Photo by Tommy Lisbon

A TWO PARTS WHISKEY COLUMN

Is the state of art, in all it’s uninspired mediocrity and exclusivity, a result of the diminishing fingerprint of our nation’s once great hobo? I’m not here to whine about being born in the wrong time because I sure as fuck don’t want to be born before indoor plumbing, but damn is it romantic to think about how easy it must have been to dream big just a hundred years ago.

There was a time in our country when all the great poets and artists were travellers; men and women who were hellbent on adventure just itching for an experience beyond the walls of their hometowns. Of course back then it didn’t seem so bad to sleep on the streets and not know where your next meal would come from, as long as you could get around to seeing something new and a journey had beckoned. You could hitch a ride through a county and not fear for police, tickets, cancel culture– you could lie about work history and get any job you wanted –you could pull fruit from a vine and not get shot. Imagine that.
Nowadays, I wonder about new painters missing out on the starry nights above them from all this light pollution. I think about the meadows and creeks that are closed off to the public; all the private property for government research. The writers who won’t ever leave town because it’s just too convenient for them to stay put. Would any of the greats I’ve come to love have flourished in this age of abundance? Will any of the works we’re so familiar with resonate when nothing’s left to marvel? With so much of our land in the hands of corporations and private property, how can anyone hope to explore our cities without risking jail-time or a misdemeanor? How can we inspire future dreamers on the beauty of this Earth if we keep on closing it off? Or is that the point… so we all just forget.
We’ve already forgotten so much, what’s one more thing? Hobos, drifters, nomads — they held such a different decree once upon a time. It was a choice to be unbounded, but we forgot that too. And maybe that’s the cure to it all, to get back out there on the road and find ourselves one more time.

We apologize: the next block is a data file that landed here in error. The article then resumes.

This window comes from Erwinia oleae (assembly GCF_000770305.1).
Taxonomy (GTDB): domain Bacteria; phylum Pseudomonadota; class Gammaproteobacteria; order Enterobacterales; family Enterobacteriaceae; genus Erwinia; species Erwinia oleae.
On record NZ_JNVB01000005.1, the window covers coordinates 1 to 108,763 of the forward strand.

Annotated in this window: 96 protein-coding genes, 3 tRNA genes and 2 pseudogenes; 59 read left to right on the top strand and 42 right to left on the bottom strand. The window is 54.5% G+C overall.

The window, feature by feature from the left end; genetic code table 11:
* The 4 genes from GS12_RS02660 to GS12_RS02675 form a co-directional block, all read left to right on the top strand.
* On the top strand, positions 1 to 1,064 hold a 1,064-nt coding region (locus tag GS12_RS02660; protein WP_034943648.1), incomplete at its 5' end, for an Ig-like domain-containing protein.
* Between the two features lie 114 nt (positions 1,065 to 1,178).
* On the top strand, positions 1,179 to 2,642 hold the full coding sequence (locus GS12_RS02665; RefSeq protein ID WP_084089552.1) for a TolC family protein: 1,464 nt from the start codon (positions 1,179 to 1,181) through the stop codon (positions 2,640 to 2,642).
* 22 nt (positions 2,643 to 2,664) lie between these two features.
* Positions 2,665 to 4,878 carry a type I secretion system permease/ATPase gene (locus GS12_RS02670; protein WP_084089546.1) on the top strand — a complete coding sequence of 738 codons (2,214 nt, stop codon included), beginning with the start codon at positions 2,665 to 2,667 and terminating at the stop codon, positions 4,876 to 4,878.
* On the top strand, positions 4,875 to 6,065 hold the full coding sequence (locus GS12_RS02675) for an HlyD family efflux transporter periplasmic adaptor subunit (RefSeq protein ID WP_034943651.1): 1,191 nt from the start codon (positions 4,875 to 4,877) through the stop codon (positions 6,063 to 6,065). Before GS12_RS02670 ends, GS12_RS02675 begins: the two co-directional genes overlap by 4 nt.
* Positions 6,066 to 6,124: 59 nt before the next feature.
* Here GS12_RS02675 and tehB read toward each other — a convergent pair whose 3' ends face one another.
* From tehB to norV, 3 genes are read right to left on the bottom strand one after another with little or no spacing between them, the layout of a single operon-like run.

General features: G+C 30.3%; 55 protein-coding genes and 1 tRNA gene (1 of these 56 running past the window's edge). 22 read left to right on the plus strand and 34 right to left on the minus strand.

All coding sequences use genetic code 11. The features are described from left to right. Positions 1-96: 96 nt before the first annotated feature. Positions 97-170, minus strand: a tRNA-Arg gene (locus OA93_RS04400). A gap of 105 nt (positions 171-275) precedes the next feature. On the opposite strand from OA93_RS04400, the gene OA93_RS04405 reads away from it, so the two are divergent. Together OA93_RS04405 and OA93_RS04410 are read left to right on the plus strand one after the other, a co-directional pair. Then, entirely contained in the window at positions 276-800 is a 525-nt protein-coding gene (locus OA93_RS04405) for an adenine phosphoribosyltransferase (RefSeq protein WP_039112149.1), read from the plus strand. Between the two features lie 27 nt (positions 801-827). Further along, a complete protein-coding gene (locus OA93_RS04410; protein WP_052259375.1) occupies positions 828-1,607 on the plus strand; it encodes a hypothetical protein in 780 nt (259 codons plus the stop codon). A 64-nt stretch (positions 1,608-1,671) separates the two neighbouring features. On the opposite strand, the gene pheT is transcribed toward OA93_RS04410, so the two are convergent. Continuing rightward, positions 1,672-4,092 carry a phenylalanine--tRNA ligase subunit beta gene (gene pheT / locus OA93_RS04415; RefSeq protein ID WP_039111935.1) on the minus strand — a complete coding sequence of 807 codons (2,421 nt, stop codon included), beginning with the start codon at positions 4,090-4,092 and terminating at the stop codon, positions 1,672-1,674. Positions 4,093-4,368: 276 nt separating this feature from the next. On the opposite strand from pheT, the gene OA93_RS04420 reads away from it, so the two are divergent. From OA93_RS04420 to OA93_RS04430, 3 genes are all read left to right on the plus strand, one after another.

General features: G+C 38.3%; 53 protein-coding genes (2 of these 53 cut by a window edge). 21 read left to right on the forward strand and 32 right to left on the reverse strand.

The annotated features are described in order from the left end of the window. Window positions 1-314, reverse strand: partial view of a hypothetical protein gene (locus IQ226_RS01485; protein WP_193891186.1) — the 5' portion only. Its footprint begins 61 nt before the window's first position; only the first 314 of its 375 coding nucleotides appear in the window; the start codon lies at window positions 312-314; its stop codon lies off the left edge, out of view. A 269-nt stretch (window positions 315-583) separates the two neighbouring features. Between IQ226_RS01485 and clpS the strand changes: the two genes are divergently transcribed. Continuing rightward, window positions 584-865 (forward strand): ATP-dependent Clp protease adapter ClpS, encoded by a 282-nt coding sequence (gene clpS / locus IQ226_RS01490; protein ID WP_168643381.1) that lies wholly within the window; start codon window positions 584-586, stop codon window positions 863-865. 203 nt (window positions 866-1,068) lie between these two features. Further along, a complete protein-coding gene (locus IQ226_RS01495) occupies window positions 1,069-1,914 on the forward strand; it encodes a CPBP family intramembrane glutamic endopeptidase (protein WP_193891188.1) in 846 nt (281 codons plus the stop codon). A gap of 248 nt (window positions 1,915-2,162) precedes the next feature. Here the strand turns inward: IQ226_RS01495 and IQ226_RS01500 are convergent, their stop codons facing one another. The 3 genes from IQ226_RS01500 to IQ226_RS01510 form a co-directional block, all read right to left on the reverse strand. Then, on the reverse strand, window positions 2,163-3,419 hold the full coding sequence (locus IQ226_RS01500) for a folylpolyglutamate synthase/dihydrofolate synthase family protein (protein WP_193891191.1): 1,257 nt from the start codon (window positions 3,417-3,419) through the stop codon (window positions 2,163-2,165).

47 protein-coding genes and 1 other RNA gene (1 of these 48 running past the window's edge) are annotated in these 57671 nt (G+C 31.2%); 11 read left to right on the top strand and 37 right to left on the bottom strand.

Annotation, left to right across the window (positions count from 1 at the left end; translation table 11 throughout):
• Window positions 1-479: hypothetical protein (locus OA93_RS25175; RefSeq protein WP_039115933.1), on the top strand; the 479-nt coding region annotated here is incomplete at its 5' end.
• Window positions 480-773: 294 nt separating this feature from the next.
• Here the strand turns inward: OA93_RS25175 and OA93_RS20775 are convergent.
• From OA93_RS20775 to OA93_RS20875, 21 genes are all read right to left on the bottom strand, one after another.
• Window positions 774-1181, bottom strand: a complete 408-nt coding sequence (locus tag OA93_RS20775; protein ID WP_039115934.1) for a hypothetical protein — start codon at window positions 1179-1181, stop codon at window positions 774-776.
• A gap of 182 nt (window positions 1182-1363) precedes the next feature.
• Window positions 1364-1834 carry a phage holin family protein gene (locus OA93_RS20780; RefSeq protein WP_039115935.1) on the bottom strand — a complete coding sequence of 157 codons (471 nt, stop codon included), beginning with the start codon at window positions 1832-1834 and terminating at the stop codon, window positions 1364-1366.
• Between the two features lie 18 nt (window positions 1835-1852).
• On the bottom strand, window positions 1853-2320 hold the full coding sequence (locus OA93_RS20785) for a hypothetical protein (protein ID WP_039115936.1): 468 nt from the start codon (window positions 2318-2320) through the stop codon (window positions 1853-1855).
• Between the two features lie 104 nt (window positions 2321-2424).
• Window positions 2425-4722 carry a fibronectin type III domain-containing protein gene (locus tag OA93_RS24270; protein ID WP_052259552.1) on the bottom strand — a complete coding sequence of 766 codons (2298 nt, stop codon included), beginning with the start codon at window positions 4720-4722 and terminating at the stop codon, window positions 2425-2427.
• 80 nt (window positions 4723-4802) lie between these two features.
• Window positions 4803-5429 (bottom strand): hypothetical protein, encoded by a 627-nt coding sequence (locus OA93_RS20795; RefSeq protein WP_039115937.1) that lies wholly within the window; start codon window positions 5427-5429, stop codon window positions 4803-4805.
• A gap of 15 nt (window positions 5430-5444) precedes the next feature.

This isn’t a cry for us all to march into the streets and live in the cold, but more of an admonition on the way class warfare has evolved. It seems more and more like we’re letting the powers-that-be shut us out from our world. And it seems more and more like we’re dividing into class brackets too unsustainable for any kind of unity to rise against it. What can you do if you’re just looking to find yourself in the midst of a culture like this?

Dreamers, drifters, artists — people who’ve never had to study religion or economics throughout history are now stifled by it. The creativity that once blossomed from the minds of our youth has turned into a constant state of introspection and self-doubt. It seems like we’re forced to either join the so-called losers out in skid row where the apartments smell so sharply of piss and the screams of a newborn rings heavy into dawn; or we can grab a hold of old Uncle Corporate’s nutsack and pray against hope that your wages can cover a broomshed in Downtown. I feel sorry for the artists of today. All we have left is rap music and spraypaint and one of those is hardly a fucking art.

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